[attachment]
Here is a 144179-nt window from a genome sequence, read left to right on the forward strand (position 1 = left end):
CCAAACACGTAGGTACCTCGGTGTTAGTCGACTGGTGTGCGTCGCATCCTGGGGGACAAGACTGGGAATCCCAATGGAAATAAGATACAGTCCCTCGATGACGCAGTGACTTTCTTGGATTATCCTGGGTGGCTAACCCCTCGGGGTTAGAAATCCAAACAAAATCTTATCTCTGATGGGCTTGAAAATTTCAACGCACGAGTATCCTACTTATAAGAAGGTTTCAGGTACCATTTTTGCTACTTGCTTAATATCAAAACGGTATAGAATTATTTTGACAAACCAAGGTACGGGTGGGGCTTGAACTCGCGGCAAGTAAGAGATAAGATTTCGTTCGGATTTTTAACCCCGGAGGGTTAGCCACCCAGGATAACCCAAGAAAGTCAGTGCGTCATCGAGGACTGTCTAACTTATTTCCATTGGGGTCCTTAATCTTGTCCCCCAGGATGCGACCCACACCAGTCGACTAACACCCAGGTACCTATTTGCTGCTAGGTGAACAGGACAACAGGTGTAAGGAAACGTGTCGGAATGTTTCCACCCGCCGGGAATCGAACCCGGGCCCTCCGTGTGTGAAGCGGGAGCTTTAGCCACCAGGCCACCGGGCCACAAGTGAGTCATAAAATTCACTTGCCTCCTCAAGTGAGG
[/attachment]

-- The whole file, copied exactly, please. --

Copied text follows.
Here is a 144179-nt window from a genome sequence, read left to right on the forward strand (position 1 = left end):
CCAAACACGTAGGTACCTCGGTGTTAGTCGACTGGTGTGCGTCGCATCCTGGGGGACAAGACTGGGAATCCCAATGGAAATAAGATACAGTCCCTCGATGACGCAGTGACTTTCTTGGATTATCCTGGGTGGCTAACCCCTCGGGGTTAGAAATCCAAACAAAATCTTATCTCTGATGGGCTTGAAAATTTCAACGCACGAGTATCCTACTTATAAGAAGGTTTCAGGTACCATTTTTGCTACTTGCTTAATATCAAAACGGTATAGAATTATTTTGACAAACCAAGGTACGGGTGGGGCTTGAACTCGCGGCAAGTAAGAGATAAGATTTCGTTCGGATTTTTAACCCCGGAGGGTTAGCCACCCAGGATAACCCAAGAAAGTCAGTGCGTCATCGAGGACTGTCTAACTTATTTCCATTGGGGTCCTTAATCTTGTCCCCCAGGATGCGACCCACACCAGTCGACTAACACCCAGGTACCTATTTGCTGCTAGGTGAACAGGACAACAGGTGTAAGGAAACGTGTCGGAATGTTTCCACCCGCCGGGAATCGAACCCGGGCCCTCCGTGTGTGAAGCGGGAGCTTTAGCCACCAGGCCACCGGGCCACAAGTGAGTCATAAAATTCACTTGCCTCCTCAAGTGAGG